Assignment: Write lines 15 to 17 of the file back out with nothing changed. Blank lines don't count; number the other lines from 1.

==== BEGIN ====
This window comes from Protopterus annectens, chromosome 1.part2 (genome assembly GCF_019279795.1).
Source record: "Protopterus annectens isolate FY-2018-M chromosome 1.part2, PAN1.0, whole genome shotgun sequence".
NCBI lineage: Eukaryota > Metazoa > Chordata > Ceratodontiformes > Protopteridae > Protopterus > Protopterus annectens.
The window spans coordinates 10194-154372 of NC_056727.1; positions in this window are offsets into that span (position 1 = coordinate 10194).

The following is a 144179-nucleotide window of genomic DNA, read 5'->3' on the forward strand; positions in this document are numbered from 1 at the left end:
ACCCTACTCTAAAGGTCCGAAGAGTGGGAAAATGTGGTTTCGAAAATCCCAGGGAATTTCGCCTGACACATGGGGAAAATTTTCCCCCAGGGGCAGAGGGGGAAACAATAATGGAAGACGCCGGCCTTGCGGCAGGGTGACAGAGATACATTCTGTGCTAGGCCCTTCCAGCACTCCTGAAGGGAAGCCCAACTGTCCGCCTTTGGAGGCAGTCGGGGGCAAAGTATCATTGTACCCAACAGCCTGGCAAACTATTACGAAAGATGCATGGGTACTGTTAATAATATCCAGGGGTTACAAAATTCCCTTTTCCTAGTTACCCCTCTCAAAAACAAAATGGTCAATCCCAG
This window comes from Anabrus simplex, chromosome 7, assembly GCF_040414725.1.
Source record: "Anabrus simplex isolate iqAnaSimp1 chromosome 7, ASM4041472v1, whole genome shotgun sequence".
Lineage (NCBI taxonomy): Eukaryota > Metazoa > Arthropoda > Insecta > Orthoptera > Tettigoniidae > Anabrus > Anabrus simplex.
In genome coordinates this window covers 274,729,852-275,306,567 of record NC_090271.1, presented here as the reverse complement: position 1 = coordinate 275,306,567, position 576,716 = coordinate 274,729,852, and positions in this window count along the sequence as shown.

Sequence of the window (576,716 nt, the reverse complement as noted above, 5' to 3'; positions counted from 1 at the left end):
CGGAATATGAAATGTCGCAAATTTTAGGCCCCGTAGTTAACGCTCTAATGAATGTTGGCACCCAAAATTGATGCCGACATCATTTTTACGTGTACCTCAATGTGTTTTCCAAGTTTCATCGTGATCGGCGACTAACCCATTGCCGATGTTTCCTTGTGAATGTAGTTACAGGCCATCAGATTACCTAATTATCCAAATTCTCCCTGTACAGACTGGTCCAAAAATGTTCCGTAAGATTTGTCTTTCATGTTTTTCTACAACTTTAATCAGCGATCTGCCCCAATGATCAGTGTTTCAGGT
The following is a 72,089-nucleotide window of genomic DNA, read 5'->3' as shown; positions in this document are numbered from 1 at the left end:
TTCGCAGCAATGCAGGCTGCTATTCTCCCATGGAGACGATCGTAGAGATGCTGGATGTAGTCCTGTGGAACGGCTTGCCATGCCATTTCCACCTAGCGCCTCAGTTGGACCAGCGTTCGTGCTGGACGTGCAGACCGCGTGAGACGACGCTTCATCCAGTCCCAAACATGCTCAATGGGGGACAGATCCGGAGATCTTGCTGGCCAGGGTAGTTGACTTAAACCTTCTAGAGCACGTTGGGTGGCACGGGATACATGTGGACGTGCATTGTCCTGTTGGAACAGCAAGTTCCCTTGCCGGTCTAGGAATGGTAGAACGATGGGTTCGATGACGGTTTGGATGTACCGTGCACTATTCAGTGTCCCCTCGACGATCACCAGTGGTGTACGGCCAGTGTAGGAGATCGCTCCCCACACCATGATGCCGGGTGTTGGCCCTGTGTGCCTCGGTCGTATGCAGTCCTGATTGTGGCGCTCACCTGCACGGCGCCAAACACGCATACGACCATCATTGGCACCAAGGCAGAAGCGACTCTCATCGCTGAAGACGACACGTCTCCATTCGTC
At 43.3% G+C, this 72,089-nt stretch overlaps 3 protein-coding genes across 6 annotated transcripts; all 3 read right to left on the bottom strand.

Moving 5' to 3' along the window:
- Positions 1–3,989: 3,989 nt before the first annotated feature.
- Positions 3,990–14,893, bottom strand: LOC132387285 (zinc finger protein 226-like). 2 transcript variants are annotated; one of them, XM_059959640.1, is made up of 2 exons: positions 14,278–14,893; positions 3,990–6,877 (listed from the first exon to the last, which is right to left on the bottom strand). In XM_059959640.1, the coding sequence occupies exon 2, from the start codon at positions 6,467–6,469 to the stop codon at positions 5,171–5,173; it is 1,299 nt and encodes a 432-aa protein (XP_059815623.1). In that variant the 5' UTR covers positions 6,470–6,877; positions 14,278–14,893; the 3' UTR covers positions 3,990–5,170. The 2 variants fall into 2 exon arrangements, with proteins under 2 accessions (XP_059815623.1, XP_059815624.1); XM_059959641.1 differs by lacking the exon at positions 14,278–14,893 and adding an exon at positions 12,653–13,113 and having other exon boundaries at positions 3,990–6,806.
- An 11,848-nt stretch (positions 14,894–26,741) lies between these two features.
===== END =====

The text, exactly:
At 43.3% G+C, this 72,089-nt stretch overlaps 3 protein-coding genes across 6 annotated transcripts; all 3 read right to left on the bottom strand.

Moving 5' to 3' along the window:
- Positions 1–3,989: 3,989 nt before the first annotated feature.